Feeding development and difficulties


  • Gagging or choking - Challenges increasing textures in the diet

    • Development of oral motor skills enables children to manage foods with an increasing range of textures.
    • Gagging is a reflex action that helps to prevent choking.  It can be triggered by fingers, food, a spoon or toys touching the back of the mouth.  The gag reflex diminishes at around 6 months of age coinciding with the age at which most babies are learning to eat solid foods.  Some children have a hypersensitive gag reflex and will gag more easily.
    • Gagging is a common response when infants are making the transition from smooth to lumpy foods or when learning to chew.  It is best managed by providing graded food textures that support or match the development of oral motor skills.  Exploring of the mouth with hands and toys and encouraging feeding independence helps with diminishing the gag reflex.
    • With positive reinforcement gagging can become a learnt behaviour.  To prevent this avoid overreacting to the child’s gagging response. Simply remove the piece of food and provide reassurance.
    • Gagging is not the same as choking where the airway becomes blocked preventing breathing.  Unlike gagging where the child will make retching noises choking is silent.   Babies and young children should always be supervised when eating.

    Case scenario

    Ava aged 14 months is referred for assistance with feeding.  Her parents are concerned that Ava has a swallowing problem as she will only eat smooth puree foods.  If she is given any lumps in her food she will gag and usually vomit. 

    Remember to consider your own response before viewing suggested answers.

    Question 1

    What are the key elements of your assessment of Ava’s feeding difficulty?

    Answer Question 1

    Key elements of your assessment include:

    • Parent’s perception of the problem.
    • Medical, developmental, growth and social history.
    • Dietary assessment.
    • Observation of feeding.

    Your assessment reveals the following details:

    Parent’s perception of the problem

    • Ava’s parents report, “Ava started solids when she was almost 6 months old.   She seemed ready.  She was very interested in watching her sisters eat.  However she didn’t really seem to enjoy the foods I gave her.  She would spit a lot out.  She liked the commercial baby foods better than the foods we made for her.  They seem smoother and she managed them better.”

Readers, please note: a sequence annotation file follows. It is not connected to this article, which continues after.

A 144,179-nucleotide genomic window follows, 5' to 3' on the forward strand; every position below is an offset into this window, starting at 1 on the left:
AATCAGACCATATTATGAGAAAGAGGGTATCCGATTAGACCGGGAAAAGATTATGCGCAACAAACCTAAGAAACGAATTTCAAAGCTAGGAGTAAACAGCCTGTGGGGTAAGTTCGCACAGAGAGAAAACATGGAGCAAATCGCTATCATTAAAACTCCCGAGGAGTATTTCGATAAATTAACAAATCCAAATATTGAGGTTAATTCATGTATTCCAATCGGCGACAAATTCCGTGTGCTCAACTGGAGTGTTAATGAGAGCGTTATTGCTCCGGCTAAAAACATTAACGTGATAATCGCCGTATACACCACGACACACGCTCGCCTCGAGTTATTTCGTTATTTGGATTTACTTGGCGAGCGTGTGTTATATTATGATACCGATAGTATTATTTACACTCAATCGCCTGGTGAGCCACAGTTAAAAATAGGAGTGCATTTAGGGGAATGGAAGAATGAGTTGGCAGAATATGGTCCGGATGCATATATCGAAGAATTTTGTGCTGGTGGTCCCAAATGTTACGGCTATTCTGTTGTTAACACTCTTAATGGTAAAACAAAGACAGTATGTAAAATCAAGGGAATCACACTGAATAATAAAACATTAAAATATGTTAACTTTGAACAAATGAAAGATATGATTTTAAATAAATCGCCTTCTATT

• “When I tried her on the next stage foods with the lumps but she gagged and looked like she was about to choke.”   
    • “We waited a while before trying again but she still gags on the tiniest lumps.  It is getting worse and now she vomits if she finds a lump. We are sure she has a swallowing problem.”

    Medical, Developmental, Growth and Social History

    • Ava was born at term.  There are no concerns regarding her development and her growth has tracked consistently around the 25th percentile.  She has not had any significant illnesses.
    • Ava lives with both her parents.  Mum does not work and is the primary carer for Ava and her two older sisters.  Dad is employed full time.

    Dietary assessment

    • Ava has smooth infant cereal for breakfast.  Lunch and dinner typically consists of smooth commercially prepared foods that include meat and vegetables.  This is usually followed by puree fruit with yoghurt or custard.  She is either fed by mum using a spoon or self feeds by sucking food directly from the ‘pouch’.   
    • Sometimes Ava will mouth toast or biscuits until they go soggy but she doesn’t appear to swallow any.
    • Ava was breast-fed until around 10 months of age. She then commenced infant formula and is currently having 3 small bottles per day. She also has water from a cup.

    Mealtime Observation

    • Ava is well supported in a high chair.
    • She is offered lunch as described above.  She is observed to be happy and interactive when being spoon fed and enjoys the independence of feeding herself from the pouch.
    • Mum agrees to offer Ava some fork mashed fruit so that the observer can make an assessment of Ava’s response.
    • As mum predicts Ava gags and vomits.  The observer notes that mum fusses over Ava when she gags.  She has a bowl ready at the table to ‘catch the vomit’ and prevent a mess.
    • It appears that mum has a low tolerance for mess as Ava is also not encouraged to use a spoon to self-feed.

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